There are lots of good things in this book. The split between the ardent young woman and the aggressive ex-inmate she becomes is impressive; the comforting but claustrophobic domestic world of the three refugees is powerfully sketched. The relationships between grandmother, mother and daughter carry the impact of emotional truth. There is a satisfyingly nasty villain in Father Jack, a creepy priest who befriends the family. Believers in balance as essential to character-drawing will find him too mean and evil, but anyone from a 1950s' Catholic background will shudder with recognition. Other archetypes, of heroism this time, are discernible in Mona, who goes off to fight in Hungary, and in Belle herself, a moving portrait of youthful idealism. The interior of a lunatic asylum, resounding with screams of distress, makes a sombre background as well as serving to remind us of the punishments meted out to social and sexual rebels.

Interesting as it is to read about the cloak and dagger atmosphere of far left and communist politics that Belle gets mixed up in, the passion and the paranoia, some of these scenes are repetitive and overlong. Perhaps Belle, a skilled gardener, needs to prune her writing too. Her language, most of the time, is disappointingly flat. To be realistic, a narrative doesn't have to reproduce oral speech at its most ordinary. For a novel concerned with the turbulence of sex and politics and the unconscious, this one reins itself in a little too much. Yet when Belle does allow herself an image or a flash of humour, her prose bursts into flower.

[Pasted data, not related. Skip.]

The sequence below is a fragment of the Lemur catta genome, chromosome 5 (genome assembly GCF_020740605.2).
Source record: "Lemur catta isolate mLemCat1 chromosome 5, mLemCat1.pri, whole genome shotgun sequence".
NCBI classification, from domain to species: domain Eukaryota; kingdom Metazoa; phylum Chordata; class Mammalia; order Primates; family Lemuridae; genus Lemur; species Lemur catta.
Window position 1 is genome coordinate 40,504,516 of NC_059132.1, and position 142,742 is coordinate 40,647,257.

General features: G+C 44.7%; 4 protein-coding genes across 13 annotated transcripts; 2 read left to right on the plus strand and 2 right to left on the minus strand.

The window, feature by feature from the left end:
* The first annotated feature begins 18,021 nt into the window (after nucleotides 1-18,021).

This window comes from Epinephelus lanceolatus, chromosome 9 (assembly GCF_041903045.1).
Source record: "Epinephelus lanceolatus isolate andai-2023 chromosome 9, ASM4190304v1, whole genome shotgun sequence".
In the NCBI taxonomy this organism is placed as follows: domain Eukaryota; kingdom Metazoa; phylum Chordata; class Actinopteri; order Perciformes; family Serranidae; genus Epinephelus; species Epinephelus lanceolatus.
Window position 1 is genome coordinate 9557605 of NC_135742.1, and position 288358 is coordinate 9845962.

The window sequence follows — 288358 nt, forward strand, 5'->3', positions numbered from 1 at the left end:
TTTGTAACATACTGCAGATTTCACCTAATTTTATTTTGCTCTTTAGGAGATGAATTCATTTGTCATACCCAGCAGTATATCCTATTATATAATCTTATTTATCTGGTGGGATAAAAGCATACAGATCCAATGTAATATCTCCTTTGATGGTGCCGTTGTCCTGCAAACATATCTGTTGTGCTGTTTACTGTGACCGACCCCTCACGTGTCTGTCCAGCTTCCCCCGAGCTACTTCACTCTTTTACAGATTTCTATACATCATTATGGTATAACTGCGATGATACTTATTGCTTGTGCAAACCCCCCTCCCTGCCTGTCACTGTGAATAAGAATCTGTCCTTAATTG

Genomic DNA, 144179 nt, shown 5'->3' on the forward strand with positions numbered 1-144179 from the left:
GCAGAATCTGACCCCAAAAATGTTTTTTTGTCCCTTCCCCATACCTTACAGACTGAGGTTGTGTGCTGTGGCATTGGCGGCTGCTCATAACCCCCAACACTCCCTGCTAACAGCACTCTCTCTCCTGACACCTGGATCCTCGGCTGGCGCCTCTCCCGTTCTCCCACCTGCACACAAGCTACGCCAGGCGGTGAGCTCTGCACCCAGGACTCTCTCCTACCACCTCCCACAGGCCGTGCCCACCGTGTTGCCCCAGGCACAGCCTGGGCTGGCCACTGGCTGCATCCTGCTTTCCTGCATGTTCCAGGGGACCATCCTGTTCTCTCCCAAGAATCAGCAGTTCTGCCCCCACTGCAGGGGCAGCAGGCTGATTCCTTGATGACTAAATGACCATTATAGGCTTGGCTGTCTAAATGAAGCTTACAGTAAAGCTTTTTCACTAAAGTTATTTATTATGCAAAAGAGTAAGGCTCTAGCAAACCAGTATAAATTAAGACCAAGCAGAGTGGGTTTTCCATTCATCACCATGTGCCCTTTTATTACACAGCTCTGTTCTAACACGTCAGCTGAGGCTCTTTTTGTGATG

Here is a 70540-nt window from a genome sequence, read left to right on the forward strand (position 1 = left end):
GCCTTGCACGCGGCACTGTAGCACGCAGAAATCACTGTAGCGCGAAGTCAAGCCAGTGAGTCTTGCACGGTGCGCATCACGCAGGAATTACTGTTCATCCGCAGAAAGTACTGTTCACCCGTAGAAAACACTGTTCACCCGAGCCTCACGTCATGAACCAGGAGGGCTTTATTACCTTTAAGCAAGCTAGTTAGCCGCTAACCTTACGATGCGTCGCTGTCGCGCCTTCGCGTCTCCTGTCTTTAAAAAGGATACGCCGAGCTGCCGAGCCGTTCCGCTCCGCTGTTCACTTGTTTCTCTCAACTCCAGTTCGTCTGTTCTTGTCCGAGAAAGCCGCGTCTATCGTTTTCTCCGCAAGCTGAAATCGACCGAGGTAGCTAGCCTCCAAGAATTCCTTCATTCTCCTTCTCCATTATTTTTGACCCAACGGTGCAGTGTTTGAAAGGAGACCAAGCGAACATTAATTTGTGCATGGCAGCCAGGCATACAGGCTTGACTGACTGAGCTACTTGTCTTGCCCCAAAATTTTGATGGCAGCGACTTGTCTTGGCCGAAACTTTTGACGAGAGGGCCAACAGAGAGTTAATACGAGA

Arts and Entertainment

eurovision
Arts and Entertainment
Fearne Cotton is leaving Radio 1 after a decade

radio
Arts and Entertainment
The light stuff: Britt Robertson and George Clooney in ‘Tomorrowland: a World Beyond’
film review
Arts and Entertainment
Reawakening: can Jon Hamm’s Don Draper find enlightenment in the final ‘Mad Men’?
tv reviewNot quite, but it's an enlightening finale for Don Draper spoiler alert
Arts and Entertainment
Breakfast Show’s Nick Grimshaw

Radio
Have you tried new the Independent Digital Edition apps?
Arts and Entertainment

ebooksNow available in paperback
Arts and Entertainment

ebooks
Arts and Entertainment
I am flute: Azeem Ward and his now-famous instrument
music
Arts and Entertainment
A glass act: Dr Chris van Tulleken (left) and twin Xand get set for their drinking challenge
TV review
Arts and Entertainment
MIA perform at Lovebox 2014 in London Fields, Hackney

music
Arts and Entertainment
Finnish punk band PKN hope to enter Eurovision 2015 and raise awareness for Down's Syndrome

eurovision
Arts and Entertainment